Dave was getting a bit antsy about starting back to college after a 22-year absence. His greatest anxiety was being just three weeks away from the first evening class and having no list of required textbooks or other supplies. This is a common hurdle for adults going back to school.
When I earned a master’s degree by distance education, I was 30 years past graduation with a bachelor’s degree. Adults in that situation do sweat the small stuff, especially if also working outside the home. We want lists: names and contact information for instructors, titles of required textbooks and suggested materials, a description of required computer capabilities and a syllabus for each course.
Unfortunately, the Internet, which has made so many flexible degrees possible, can be an adult student’s worst enemy. Because faculty and staff depend on the convenience of the Internet, they sometimes wait until a couple of weeks before classes to send out information.
If you’ve paid your tuition and are waiting for lists to arrive, you can still get started putting together materials for your back-to-school adventure.
Textbooks: If you already know the required texts, first decide whether to get them from your school or from an online site. Sometimes the school ships prepaid orders, but for some nontraditional or specialized programs such as career transition or personal enrichment, materials might be available for purchase at the first class. If you’re attending a local college or university, pay a visit to the bookstore to see what’s already in stock. Even without knowing all the texts you’ll need, you should visit the bookstore just to see where things are and how it operates.
If you decide to shop online, keep in mind that if you order from multiple vendors, you’ll need to find out up front if shipping is free or will cost more than ordering from just one. Typical sites for finding new and used textbooks are Amazon, Alibris and BuyUsedTextbooks.
Also consider renting textbooks if you think you’ll never use them again. It’s also possible that your school will make texts available online so that you don’t have to purchase them.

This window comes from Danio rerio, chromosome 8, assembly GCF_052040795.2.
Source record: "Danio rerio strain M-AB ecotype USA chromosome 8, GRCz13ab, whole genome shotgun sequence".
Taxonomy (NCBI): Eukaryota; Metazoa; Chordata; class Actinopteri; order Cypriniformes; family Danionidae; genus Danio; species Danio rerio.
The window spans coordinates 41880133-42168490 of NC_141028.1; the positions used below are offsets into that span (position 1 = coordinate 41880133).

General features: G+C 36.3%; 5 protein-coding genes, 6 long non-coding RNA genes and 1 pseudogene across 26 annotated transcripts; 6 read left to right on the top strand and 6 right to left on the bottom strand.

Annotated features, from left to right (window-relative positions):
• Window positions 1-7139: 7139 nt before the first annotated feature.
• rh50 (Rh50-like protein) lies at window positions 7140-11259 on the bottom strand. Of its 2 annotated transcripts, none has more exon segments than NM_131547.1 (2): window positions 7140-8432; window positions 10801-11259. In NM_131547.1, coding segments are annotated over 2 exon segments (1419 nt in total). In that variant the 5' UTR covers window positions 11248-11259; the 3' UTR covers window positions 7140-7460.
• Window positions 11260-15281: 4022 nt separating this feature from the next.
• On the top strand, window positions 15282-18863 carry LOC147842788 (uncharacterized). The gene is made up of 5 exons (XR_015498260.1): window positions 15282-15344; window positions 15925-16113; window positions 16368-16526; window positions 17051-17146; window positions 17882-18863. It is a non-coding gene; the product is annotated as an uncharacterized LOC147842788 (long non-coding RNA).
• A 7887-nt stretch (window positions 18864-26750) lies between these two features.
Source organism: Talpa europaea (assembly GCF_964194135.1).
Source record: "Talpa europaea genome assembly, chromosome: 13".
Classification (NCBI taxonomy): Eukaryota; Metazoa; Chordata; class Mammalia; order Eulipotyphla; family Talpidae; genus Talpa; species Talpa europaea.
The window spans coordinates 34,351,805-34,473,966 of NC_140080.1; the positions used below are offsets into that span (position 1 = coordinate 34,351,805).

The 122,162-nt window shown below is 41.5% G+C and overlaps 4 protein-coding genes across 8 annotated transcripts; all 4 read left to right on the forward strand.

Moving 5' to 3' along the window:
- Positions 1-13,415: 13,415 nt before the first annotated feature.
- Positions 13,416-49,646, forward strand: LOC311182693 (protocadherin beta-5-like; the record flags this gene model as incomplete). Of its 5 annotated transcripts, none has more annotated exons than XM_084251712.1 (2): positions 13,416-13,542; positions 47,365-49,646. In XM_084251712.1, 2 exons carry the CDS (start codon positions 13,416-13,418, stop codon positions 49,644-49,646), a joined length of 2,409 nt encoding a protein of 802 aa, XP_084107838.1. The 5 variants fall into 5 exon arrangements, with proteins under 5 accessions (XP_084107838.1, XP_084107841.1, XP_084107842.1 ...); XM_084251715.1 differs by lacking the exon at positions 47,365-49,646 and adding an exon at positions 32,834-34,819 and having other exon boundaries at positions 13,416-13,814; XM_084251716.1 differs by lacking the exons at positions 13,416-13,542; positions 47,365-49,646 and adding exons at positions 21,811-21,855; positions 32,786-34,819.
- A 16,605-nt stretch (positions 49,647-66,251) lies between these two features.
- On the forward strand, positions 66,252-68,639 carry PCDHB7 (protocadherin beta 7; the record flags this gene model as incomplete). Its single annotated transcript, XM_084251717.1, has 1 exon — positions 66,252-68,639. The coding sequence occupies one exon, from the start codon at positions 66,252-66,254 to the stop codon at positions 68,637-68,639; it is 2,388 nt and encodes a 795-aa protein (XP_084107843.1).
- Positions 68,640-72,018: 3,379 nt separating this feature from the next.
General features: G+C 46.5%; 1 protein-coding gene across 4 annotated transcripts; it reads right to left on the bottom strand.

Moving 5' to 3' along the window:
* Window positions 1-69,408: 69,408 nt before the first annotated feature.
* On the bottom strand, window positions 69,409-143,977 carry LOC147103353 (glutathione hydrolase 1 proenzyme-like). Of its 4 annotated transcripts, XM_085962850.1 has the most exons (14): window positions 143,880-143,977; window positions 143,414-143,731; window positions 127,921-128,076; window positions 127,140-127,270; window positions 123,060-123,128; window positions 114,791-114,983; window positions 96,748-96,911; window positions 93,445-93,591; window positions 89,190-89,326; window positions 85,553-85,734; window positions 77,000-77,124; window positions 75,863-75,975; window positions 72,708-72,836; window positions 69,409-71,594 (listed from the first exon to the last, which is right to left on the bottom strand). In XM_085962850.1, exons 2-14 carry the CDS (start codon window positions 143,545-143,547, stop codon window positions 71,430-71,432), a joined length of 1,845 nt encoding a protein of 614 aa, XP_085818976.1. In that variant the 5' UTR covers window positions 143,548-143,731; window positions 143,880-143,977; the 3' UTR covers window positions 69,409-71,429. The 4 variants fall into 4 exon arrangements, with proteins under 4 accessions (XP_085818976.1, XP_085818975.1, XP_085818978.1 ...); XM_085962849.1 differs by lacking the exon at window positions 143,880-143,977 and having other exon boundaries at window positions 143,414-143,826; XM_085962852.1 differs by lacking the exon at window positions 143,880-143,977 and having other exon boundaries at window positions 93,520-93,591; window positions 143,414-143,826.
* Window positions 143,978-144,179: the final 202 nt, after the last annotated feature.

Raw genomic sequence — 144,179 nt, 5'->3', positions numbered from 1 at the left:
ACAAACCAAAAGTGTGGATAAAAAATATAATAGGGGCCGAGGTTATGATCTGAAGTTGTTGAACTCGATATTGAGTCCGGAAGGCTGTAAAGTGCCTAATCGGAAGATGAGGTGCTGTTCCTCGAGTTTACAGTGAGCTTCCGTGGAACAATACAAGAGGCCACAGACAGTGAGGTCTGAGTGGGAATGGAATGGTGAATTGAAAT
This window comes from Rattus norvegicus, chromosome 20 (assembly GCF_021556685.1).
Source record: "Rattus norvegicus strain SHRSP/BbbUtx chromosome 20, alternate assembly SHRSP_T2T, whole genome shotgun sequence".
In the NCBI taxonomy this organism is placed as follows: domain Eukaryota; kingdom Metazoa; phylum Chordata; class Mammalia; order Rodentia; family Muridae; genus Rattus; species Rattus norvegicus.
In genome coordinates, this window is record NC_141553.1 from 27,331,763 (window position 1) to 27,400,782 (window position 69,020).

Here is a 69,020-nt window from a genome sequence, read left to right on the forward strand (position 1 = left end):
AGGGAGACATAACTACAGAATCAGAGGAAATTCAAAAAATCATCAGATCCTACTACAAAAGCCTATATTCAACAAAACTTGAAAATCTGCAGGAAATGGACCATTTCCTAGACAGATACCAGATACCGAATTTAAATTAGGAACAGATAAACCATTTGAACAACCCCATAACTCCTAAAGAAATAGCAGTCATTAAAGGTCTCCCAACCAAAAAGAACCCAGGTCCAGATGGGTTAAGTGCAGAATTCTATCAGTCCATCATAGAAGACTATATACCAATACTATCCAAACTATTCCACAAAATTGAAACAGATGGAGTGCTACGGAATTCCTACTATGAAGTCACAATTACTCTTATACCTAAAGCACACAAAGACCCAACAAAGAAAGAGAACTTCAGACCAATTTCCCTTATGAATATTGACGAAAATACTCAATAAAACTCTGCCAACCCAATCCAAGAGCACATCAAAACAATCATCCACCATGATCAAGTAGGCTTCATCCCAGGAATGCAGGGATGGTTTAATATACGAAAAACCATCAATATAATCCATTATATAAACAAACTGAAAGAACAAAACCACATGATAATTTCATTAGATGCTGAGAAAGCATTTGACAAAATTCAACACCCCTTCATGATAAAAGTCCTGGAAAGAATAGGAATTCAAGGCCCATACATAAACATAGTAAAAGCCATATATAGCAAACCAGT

Computer requirements. The question isn’t whether adults need one to go back to school. The issue is what the school requires. Will you need to bring a laptop or a notebook to class with you? Does the instructor ban computers in the classroom as a distraction? Even if you don’t know all the requirements, you can call the school’s information technology department to inquire about minimums like speed and memory.
Basic office supplies. These are largely a matter of personal preference for adult students going back to school. However, your shopping list should start with a calendar with plenty of room on each date for making notes unless you play to track all life’s obligations on a computer. Everyone needs pencils and pens, a backpack or tote bag (some use a different color for each course), paper on which to write and a calculator with associated batteries. Most students find it handy to use sticky notes or sticky tabs to mark pages and colored highlighters for important material. One of the most-overlooked items is a flash drive to transport information from one computer to another. Also helpful are file folders, a few protective transparent sheets, a stapler with staples and a hole punch. If you carry a cell phone for emergencies, make sure the battery stays charged.
Special requirements. Some classes have special requirements, such as a lab coat or supplies for art projects. Call the department offering the course if you don’t yet have a list to get an idea of the basics.
Contacts. If at all possible, get contact information from students who have already taken the course. The school probably won’t provide it due to privacy considerations. The most likely source is a friend of a friend or a co-worker. You’ll want to weigh the potential time expended on the effort against personal time if you’re also working or otherwise have a tight schedule. However, former students are usually excellent sources of information about course expectations and requirements.
Snacks. Buy something you can tuck into a bag to tide you over on occasion. Think power bars or comparable snacks that won’t spoil.
Cash. Always carry a stash of around $20 for on-the-spot purchases and emergencies. Make sure it includes both bills and change.
Perhaps the most important thing to remember as an adult going back to school is that all the other students are in the same situation. Take a positive, can-do attitude and add a dose of self-confidence to make your return to class smoother than you thought possible.